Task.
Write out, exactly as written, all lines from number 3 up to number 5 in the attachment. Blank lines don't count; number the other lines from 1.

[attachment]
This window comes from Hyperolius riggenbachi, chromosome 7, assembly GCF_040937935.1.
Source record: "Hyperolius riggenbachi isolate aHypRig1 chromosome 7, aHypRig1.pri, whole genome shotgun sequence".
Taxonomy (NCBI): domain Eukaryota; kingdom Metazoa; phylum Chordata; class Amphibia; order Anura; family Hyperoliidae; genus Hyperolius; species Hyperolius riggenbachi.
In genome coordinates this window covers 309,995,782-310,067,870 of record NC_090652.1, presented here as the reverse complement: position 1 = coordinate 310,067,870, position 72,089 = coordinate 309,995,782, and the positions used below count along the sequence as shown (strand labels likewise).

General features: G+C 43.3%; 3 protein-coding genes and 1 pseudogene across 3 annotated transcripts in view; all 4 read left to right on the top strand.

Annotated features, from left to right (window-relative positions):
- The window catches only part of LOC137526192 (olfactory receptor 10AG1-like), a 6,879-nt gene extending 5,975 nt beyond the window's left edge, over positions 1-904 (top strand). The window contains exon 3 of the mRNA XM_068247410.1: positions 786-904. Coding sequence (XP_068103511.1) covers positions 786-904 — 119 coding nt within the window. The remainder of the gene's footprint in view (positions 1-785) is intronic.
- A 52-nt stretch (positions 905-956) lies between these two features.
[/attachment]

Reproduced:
Taxonomy (NCBI): domain Eukaryota; kingdom Metazoa; phylum Chordata; class Amphibia; order Anura; family Hyperoliidae; genus Hyperolius; species Hyperolius riggenbachi.
In genome coordinates this window covers 309,995,782-310,067,870 of record NC_090652.1, presented here as the reverse complement: position 1 = coordinate 310,067,870, position 72,089 = coordinate 309,995,782, and the positions used below count along the sequence as shown (strand labels likewise).

General features: G+C 43.3%; 3 protein-coding genes and 1 pseudogene across 3 annotated transcripts in view; all 4 read left to right on the top strand.